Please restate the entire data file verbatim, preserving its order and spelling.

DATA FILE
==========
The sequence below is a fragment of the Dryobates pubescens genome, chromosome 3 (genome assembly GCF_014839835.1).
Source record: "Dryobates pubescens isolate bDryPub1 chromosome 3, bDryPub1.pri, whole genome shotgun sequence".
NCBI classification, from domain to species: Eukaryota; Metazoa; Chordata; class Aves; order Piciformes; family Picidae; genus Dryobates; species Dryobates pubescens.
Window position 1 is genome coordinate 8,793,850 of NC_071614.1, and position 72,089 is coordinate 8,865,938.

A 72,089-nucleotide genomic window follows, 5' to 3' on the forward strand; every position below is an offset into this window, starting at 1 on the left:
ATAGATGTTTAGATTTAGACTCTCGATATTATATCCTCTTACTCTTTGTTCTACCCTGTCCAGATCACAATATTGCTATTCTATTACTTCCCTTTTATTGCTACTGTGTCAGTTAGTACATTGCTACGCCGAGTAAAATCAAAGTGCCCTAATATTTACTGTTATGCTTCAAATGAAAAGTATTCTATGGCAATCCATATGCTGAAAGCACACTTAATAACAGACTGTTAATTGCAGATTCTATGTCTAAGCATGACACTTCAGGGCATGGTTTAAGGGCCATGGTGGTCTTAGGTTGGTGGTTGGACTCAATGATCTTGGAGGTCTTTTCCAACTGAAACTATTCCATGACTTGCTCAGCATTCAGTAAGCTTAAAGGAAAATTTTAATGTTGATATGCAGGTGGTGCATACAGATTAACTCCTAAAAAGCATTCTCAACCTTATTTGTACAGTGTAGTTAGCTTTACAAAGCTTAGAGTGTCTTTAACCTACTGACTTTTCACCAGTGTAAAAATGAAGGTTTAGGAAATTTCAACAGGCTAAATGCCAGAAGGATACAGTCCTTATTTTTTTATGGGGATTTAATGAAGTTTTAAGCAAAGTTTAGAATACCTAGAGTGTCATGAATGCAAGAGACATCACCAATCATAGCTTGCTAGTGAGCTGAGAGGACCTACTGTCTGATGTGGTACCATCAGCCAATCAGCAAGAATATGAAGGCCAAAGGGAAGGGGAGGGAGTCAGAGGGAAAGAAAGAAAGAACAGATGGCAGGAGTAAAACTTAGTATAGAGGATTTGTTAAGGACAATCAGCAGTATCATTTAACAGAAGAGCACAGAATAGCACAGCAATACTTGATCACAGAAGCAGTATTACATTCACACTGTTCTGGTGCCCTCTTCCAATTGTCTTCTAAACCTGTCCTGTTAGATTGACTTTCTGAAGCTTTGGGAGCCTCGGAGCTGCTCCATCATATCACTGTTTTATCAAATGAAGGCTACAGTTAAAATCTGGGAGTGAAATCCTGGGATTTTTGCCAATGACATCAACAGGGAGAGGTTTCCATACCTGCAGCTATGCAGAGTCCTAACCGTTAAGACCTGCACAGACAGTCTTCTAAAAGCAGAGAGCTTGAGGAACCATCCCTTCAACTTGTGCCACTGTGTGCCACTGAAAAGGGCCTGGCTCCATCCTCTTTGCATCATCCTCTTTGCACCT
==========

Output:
The sequence below is a fragment of the Dryobates pubescens genome, chromosome 3 (genome assembly GCF_014839835.1).
Source record: "Dryobates pubescens isolate bDryPub1 chromosome 3, bDryPub1.pri, whole genome shotgun sequence".
NCBI classification, from domain to species: Eukaryota; Metazoa; Chordata; class Aves; order Piciformes; family Picidae; genus Dryobates; species Dryobates pubescens.
Window position 1 is genome coordinate 8,793,850 of NC_071614.1, and position 72,089 is coordinate 8,865,938.

A 72,089-nucleotide genomic window follows, 5' to 3' on the forward strand; every position below is an offset into this window, starting at 1 on the left:
ATAGATGTTTAGATTTAGACTCTCGATATTATATCCTCTTACTCTTTGTTCTACCCTGTCCAGATCACAATATTGCTATTCTATTACTTCCCTTTTATTGCTACTGTGTCAGTTAGTACATTGCTACGCCGAGTAAAATCAAAGTGCCCTAATATTTACTGTTATGCTTCAAATGAAAAGTATTCTATGGCAATCCATATGCTGAAAGCACACTTAATAACAGACTGTTAATTGCAGATTCTATGTCTAAGCATGACACTTCAGGGCATGGTTTAAGGGCCATGGTGGTCTTAGGTTGGTGGTTGGACTCAATGATCTTGGAGGTCTTTTCCAACTGAAACTATTCCATGACTTGCTCAGCATTCAGTAAGCTTAAAGGAAAATTTTAATGTTGATATGCAGGTGGTGCATACAGATTAACTCCTAAAAAGCATTCTCAACCTTATTTGTACAGTGTAGTTAGCTTTACAAAGCTTAGAGTGTCTTTAACCTACTGACTTTTCACCAGTGTAAAAATGAAGGTTTAGGAAATTTCAACAGGCTAAATGCCAGAAGGATACAGTCCTTATTTTTTTATGGGGATTTAATGAAGTTTTAAGCAAAGTTTAGAATACCTAGAGTGTCATGAATGCAAGAGACATCACCAATCATAGCTTGCTAGTGAGCTGAGAGGACCTACTGTCTGATGTGGTACCATCAGCCAATCAGCAAGAATATGAAGGCCAAAGGGAAGGGGAGGGAGTCAGAGGGAAAGAAAGAAAGAACAGATGGCAGGAGTAAAACTTAGTATAGAGGATTTGTTAAGGACAATCAGCAGTATCATTTAACAGAAGAGCACAGAATAGCACAGCAATACTTGATCACAGAAGCAGTATTACATTCACACTGTTCTGGTGCCCTCTTCCAATTGTCTTCTAAACCTGTCCTGTTAGATTGACTTTCTGAAGCTTTGGGAGCCTCGGAGCTGCTCCATCATATCACTGTTTTATCAAATGAAGGCTACAGTTAAAATCTGGGAGTGAAATCCTGGGATTTTTGCCAATGACATCAACAGGGAGAGGTTTCCATACCTGCAGCTATGCAGAGTCCTAACCGTTAAGACCTGCACAGACAGTCTTCTAAAAGCAGAGAGCTTGAGGAACCATCCCTTCAACTTGTGCCACTGTGTGCCACTGAAAAGGGCCTGGCTCCATCCTCTTTGCATCATCCTCTTTGCACCT